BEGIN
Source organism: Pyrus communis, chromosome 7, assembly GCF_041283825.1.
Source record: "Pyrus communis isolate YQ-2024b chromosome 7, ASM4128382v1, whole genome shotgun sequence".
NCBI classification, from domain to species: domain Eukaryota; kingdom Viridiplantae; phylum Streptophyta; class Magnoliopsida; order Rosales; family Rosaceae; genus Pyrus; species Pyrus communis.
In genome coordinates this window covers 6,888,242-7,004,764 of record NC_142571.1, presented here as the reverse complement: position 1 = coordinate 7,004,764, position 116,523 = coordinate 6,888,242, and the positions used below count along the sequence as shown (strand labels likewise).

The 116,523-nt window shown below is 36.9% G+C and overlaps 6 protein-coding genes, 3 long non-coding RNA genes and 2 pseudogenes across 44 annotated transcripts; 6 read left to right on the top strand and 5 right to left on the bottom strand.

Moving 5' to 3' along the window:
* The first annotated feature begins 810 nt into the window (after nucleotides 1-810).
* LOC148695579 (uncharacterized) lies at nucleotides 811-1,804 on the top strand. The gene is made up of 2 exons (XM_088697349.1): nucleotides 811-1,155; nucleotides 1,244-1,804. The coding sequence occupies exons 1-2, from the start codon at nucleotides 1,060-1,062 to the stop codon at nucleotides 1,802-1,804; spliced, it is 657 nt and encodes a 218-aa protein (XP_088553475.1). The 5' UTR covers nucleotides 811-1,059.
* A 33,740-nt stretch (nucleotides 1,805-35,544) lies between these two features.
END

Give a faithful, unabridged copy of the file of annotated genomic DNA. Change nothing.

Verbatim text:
Source organism: Pyrus communis, chromosome 7, assembly GCF_041283825.1.
Source record: "Pyrus communis isolate YQ-2024b chromosome 7, ASM4128382v1, whole genome shotgun sequence".
NCBI classification, from domain to species: domain Eukaryota; kingdom Viridiplantae; phylum Streptophyta; class Magnoliopsida; order Rosales; family Rosaceae; genus Pyrus; species Pyrus communis.
In genome coordinates this window covers 6,888,242-7,004,764 of record NC_142571.1, presented here as the reverse complement: position 1 = coordinate 7,004,764, position 116,523 = coordinate 6,888,242, and the positions used below count along the sequence as shown (strand labels likewise).

The 116,523-nt window shown below is 36.9% G+C and overlaps 6 protein-coding genes, 3 long non-coding RNA genes and 2 pseudogenes across 44 annotated transcripts; 6 read left to right on the top strand and 5 right to left on the bottom strand.

Moving 5' to 3' along the window:
* The first annotated feature begins 810 nt into the window (after nucleotides 1-810).
* LOC148695579 (uncharacterized) lies at nucleotides 811-1,804 on the top strand. The gene is made up of 2 exons (XM_088697349.1): nucleotides 811-1,155; nucleotides 1,244-1,804. The coding sequence occupies exons 1-2, from the start codon at nucleotides 1,060-1,062 to the stop codon at nucleotides 1,802-1,804; spliced, it is 657 nt and encodes a 218-aa protein (XP_088553475.1). The 5' UTR covers nucleotides 811-1,059.
* A 33,740-nt stretch (nucleotides 1,805-35,544) lies between these two features.